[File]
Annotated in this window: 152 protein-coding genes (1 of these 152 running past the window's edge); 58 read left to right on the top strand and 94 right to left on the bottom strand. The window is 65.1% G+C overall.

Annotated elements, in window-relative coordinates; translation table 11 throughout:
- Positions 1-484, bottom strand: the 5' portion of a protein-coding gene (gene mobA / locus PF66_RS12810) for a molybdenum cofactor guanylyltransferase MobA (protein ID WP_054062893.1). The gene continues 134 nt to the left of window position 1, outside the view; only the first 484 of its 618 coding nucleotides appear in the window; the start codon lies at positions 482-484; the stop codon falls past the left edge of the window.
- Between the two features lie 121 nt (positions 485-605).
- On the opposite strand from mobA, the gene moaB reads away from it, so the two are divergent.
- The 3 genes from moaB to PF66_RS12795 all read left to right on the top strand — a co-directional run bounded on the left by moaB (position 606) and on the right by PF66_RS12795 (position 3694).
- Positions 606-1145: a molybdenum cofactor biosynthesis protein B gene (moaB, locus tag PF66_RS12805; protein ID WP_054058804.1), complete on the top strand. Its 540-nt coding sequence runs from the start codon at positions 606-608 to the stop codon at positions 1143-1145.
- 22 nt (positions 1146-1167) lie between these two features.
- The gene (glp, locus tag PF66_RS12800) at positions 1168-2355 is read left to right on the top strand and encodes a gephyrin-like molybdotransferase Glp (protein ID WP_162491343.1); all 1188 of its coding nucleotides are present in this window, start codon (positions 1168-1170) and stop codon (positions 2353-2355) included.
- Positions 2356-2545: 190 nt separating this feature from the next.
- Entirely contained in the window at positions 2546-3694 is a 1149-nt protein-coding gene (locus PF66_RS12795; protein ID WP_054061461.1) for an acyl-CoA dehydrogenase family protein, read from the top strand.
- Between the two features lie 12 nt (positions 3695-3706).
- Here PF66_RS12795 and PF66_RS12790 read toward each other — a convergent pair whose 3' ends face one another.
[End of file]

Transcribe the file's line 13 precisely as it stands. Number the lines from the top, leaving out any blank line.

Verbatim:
- Here PF66_RS12795 and PF66_RS12790 read toward each other — a convergent pair whose 3' ends face one another.